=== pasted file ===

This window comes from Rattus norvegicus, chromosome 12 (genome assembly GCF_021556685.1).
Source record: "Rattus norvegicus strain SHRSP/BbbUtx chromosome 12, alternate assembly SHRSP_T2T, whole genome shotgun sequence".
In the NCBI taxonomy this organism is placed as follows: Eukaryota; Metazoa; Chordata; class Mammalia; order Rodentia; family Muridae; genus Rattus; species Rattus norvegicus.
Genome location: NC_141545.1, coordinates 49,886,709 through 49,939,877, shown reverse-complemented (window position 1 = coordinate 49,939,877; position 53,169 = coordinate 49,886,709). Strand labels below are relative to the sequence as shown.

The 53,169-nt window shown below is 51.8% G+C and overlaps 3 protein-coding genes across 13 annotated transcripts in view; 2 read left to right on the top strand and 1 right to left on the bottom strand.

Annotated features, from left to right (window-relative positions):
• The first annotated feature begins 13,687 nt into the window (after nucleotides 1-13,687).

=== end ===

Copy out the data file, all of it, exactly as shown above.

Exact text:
This window comes from Rattus norvegicus, chromosome 12 (genome assembly GCF_021556685.1).
Source record: "Rattus norvegicus strain SHRSP/BbbUtx chromosome 12, alternate assembly SHRSP_T2T, whole genome shotgun sequence".
In the NCBI taxonomy this organism is placed as follows: Eukaryota; Metazoa; Chordata; class Mammalia; order Rodentia; family Muridae; genus Rattus; species Rattus norvegicus.
Genome location: NC_141545.1, coordinates 49,886,709 through 49,939,877, shown reverse-complemented (window position 1 = coordinate 49,939,877; position 53,169 = coordinate 49,886,709). Strand labels below are relative to the sequence as shown.

The 53,169-nt window shown below is 51.8% G+C and overlaps 3 protein-coding genes across 13 annotated transcripts in view; 2 read left to right on the top strand and 1 right to left on the bottom strand.

Annotated features, from left to right (window-relative positions):
• The first annotated feature begins 13,687 nt into the window (after nucleotides 1-13,687).